At 35, Niners' Randy Moss is Trying to Outrun Father Time - NBC Bay Area


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At 35, Niners' Randy Moss is Trying to Outrun Father Time

Moss reports early to camp, eager to prove himself and take leadership role, but can he still be an impact player? Some have their doubts



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    Will Randy Moss be more effective with the 49ers than he was in 2010 with the Vikings? (Photo by Jim McIsaac/Getty Images)

    Randy Moss may have caught almost every ball thrown to him this offseason, but he can’t seem to catch a break.

    While the veteran wide receiver reported a day early to 49ers training camp in Santa Clara Wednesday -- perhaps a signal that yes, this is indeed a new Moss, ready to take a leadership role for the NFC West champions -- not everyone is buying into the Moss-as-impact-player storyline that has been shaped since he signed as a free agent this offseason.

    While teammates and coaches say Moss has been the epitome of a professional and a leader on and and off the field, others look at him and see not the No. 84 on his jersey, but a No. 35. His age.

    Despite his workout regimen and the fact he looked sharp in offseason drills, the former All-Pro wide receiver -- once the best wide receivers of his era -- is much older than the other top wideouts in the NFL.

    Moss may have a new attitude, the thinking goes, but he has older legs.

    Gregg Rosenthal,’s Around the League editor, wrote this week that despite all the positive vibes coming from Niners headquarters about Moss this offseason, he’s not buying into the hype about “a 35-year-old receiver that didn’t play football last year.”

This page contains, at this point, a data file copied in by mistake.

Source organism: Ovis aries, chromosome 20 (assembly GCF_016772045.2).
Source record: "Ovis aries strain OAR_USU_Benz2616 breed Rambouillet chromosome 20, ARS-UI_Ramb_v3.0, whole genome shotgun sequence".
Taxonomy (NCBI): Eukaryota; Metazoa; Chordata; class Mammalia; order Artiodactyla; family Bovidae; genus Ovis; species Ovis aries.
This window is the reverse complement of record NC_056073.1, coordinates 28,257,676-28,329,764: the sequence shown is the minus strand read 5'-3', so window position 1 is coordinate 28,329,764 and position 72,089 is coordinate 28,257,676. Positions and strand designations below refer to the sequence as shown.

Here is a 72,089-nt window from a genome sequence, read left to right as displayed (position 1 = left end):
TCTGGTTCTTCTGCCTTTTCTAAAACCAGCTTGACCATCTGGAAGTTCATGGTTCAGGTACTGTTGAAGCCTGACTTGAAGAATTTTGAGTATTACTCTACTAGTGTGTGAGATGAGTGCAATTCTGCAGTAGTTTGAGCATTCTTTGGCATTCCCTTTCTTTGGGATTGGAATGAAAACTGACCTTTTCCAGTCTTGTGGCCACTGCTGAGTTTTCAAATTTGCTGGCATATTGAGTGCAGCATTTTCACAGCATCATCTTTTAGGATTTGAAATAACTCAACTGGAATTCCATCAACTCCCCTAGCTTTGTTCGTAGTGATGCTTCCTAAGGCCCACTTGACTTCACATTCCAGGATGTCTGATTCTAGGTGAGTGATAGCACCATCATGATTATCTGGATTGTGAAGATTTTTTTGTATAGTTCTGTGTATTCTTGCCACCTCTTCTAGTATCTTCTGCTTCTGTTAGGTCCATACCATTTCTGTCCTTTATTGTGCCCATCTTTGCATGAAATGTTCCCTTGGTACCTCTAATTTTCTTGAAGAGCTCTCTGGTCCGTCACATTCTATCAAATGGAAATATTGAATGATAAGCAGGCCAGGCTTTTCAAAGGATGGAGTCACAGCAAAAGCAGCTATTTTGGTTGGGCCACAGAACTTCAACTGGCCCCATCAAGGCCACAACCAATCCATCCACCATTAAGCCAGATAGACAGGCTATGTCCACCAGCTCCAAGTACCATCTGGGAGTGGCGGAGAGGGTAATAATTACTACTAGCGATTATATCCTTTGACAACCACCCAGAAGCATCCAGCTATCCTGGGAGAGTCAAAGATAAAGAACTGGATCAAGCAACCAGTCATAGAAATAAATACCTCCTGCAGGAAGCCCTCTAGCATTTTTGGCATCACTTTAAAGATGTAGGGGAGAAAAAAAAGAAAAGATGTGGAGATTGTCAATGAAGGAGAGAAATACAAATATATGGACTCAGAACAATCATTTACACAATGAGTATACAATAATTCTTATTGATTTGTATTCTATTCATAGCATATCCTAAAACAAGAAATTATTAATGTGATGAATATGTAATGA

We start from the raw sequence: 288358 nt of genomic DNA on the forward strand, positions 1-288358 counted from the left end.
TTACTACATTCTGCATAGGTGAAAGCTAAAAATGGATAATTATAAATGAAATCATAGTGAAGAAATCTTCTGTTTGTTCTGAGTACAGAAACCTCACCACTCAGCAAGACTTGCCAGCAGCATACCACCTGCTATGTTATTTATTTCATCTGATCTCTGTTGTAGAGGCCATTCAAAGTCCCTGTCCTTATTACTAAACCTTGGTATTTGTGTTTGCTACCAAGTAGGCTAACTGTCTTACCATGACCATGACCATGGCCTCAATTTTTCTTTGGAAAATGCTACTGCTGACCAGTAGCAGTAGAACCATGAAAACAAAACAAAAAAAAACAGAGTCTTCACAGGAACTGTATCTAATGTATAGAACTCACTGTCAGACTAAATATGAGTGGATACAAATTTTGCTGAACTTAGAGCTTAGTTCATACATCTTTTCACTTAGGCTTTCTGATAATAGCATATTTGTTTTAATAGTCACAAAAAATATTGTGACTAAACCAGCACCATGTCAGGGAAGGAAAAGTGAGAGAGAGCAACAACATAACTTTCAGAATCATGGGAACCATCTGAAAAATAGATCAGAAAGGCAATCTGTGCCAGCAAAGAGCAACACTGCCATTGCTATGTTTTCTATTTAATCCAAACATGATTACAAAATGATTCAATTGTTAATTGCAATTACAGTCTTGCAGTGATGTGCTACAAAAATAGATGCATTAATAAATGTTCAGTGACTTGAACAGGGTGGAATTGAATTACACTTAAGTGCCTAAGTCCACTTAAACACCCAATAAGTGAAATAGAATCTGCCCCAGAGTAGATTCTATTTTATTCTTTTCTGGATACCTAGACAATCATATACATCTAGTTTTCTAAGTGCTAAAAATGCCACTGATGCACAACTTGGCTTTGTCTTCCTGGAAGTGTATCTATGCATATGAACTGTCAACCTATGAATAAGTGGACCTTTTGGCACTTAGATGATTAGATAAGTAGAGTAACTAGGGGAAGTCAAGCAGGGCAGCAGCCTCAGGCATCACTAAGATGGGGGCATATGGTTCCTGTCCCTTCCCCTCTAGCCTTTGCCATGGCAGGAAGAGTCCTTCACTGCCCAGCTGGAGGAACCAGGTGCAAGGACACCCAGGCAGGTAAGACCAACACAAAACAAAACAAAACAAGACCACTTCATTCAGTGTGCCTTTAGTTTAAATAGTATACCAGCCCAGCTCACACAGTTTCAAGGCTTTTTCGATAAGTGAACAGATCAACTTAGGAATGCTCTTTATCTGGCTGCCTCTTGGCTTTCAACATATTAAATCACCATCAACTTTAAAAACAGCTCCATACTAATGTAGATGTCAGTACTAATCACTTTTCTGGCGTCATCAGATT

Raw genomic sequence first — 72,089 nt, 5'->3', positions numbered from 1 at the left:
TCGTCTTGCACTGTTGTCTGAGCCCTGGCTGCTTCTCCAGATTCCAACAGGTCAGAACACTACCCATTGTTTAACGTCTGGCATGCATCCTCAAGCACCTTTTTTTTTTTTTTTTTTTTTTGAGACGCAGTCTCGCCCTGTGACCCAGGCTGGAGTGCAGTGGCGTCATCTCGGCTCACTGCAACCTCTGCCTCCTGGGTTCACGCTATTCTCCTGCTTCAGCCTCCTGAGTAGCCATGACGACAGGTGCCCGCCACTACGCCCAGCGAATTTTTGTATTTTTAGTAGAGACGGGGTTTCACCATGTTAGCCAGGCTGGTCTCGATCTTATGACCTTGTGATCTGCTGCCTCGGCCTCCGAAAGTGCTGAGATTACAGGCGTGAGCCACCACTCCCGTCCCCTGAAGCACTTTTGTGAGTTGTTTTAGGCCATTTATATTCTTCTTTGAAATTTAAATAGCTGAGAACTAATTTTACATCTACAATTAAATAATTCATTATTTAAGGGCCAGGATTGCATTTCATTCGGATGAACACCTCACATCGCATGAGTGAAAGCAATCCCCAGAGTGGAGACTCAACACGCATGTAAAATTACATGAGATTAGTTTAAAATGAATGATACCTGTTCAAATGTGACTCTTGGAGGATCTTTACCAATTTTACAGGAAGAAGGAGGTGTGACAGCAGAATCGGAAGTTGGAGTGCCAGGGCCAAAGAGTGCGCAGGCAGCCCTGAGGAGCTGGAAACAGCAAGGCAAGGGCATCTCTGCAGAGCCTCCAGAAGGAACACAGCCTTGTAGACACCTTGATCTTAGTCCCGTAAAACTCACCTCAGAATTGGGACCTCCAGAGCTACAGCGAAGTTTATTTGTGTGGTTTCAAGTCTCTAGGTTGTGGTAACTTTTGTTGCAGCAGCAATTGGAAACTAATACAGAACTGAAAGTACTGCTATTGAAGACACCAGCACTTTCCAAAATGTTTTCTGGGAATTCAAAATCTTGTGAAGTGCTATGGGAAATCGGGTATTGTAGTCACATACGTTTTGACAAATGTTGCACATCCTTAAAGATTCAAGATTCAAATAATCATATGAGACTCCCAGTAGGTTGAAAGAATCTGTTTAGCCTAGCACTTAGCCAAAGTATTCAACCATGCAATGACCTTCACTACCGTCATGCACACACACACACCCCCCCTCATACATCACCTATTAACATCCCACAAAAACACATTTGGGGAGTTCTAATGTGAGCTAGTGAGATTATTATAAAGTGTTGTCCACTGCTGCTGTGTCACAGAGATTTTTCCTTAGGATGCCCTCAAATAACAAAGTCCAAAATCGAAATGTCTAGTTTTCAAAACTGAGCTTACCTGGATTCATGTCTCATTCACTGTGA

“Everyone seems to forget Moss was awful in 2010,” wrote Rosenthal. “Three teams gave up on him. He struggled to get off physical coverage near the line of scrimmage. That’s the type of coverage that isn’t allowed until camp. Let’s see how he does against a real defense."

    Rosenthal looks at the 49ers’ receiving corps and sees Michael Crabtree as one starter and believes Mario Manningham, signed as a free agent from the Giants, as possibly the other starter, outplaying Moss in training camp.

    Rosenthal’s projection for Moss this season: “Father time will remain undefeated. Those expecting a miracle from Moss will be disappointed.”

    Rosenthal’s contrarian view is in contrast to the actions of Moss, who reported a day earlier than the required date for veterans in Santa Clara.

    Matt Barrows of the Sacramento Bee reported Moss strolled into the locker room Wednesday “with a suitcase in one hand and a balance ball -- for exercises -- in the other.”

    Since Moss signed with the team, coach Jim Harbaugh has raved about his work ethic and the talent he’s shown on the field.

    Moss, after all, has 954 career receptions for 14,858 yards, 153 touchdowns and a 15.6-yards per catch average. Though he bounced between the Titans, Vikings and Patriots in 2010 before deciding to sit out the 2011 season, Moss was a dynamic receiver as recently as 2009, when he had 83 catches for the Patriots for 1,264 yards and 13 TDs.

    The 49ers are hoping he still has plenty left in the tank and can help stretch the team’s passing game while opening up options for others.

    Can he be like Jerry Rice, who remained a marvel, catching 92 passes at age 40? Or will he fade quickly like Marvin Harrison and Andre Reed, two former receiving greats who were done by age 36?

    One thing is certain: How Moss performs, on the field and off, will be one of the most interesting storylines in the 49ers’ training camp.


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